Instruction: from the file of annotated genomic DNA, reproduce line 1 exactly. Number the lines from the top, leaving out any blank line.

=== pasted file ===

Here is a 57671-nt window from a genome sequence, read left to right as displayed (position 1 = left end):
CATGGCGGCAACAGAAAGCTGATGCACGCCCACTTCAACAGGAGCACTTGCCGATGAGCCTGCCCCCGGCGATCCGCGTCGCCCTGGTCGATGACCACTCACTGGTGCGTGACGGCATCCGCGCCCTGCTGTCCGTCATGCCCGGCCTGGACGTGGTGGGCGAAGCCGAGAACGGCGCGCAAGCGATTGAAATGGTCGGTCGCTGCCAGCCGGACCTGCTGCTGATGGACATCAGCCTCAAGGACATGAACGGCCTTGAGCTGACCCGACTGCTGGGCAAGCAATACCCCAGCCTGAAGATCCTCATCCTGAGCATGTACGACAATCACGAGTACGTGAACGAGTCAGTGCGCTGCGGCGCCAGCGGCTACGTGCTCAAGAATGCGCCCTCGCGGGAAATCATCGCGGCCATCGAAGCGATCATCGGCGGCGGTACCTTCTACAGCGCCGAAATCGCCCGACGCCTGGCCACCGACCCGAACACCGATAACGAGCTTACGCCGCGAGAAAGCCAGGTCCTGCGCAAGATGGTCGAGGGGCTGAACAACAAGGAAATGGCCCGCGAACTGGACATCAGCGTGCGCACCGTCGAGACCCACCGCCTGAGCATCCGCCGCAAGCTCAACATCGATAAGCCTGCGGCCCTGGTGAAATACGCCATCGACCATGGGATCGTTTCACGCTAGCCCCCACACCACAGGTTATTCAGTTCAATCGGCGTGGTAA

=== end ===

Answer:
Here is a 57671-nt window from a genome sequence, read left to right as displayed (position 1 = left end):